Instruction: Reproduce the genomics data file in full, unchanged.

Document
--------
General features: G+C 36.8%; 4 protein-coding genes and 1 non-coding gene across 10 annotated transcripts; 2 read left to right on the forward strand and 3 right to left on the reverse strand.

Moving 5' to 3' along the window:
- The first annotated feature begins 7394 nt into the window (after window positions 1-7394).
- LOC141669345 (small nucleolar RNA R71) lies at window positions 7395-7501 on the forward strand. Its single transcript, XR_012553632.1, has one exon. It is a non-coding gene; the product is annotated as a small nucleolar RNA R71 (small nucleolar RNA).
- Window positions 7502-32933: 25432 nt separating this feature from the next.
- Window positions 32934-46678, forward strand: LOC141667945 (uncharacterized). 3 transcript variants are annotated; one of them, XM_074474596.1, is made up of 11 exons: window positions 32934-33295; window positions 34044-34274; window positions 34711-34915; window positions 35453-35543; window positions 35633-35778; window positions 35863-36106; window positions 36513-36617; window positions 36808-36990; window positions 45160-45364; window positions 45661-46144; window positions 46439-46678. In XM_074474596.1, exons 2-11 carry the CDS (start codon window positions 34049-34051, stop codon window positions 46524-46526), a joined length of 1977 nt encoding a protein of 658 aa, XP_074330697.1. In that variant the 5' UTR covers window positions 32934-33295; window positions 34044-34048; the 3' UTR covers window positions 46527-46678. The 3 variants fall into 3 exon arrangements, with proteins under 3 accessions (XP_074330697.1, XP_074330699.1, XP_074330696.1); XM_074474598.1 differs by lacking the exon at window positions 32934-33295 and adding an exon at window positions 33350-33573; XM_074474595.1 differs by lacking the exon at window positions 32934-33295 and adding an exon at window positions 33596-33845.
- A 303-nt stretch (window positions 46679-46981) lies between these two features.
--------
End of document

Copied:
General features: G+C 36.8%; 4 protein-coding genes and 1 non-coding gene across 10 annotated transcripts; 2 read left to right on the forward strand and 3 right to left on the reverse strand.

Moving 5' to 3' along the window:
- The first annotated feature begins 7394 nt into the window (after window positions 1-7394).
- LOC141669345 (small nucleolar RNA R71) lies at window positions 7395-7501 on the forward strand. Its single transcript, XR_012553632.1, has one exon. It is a non-coding gene; the product is annotated as a small nucleolar RNA R71 (small nucleolar RNA).
- Window positions 7502-32933: 25432 nt separating this feature from the next.
- Window positions 32934-46678, forward strand: LOC141667945 (uncharacterized). 3 transcript variants are annotated; one of them, XM_074474596.1, is made up of 11 exons: window positions 32934-33295; window positions 34044-34274; window positions 34711-34915; window positions 35453-35543; window positions 35633-35778; window positions 35863-36106; window positions 36513-36617; window positions 36808-36990; window positions 45160-45364; window positions 45661-46144; window positions 46439-46678. In XM_074474596.1, exons 2-11 carry the CDS (start codon window positions 34049-34051, stop codon window positions 46524-46526), a joined length of 1977 nt encoding a protein of 658 aa, XP_074330697.1. In that variant the 5' UTR covers window positions 32934-33295; window positions 34044-34048; the 3' UTR covers window positions 46527-46678. The 3 variants fall into 3 exon arrangements, with proteins under 3 accessions (XP_074330697.1, XP_074330699.1, XP_074330696.1); XM_074474598.1 differs by lacking the exon at window positions 32934-33295 and adding an exon at window positions 33350-33573; XM_074474595.1 differs by lacking the exon at window positions 32934-33295 and adding an exon at window positions 33596-33845.
- A 303-nt stretch (window positions 46679-46981) lies between these two features.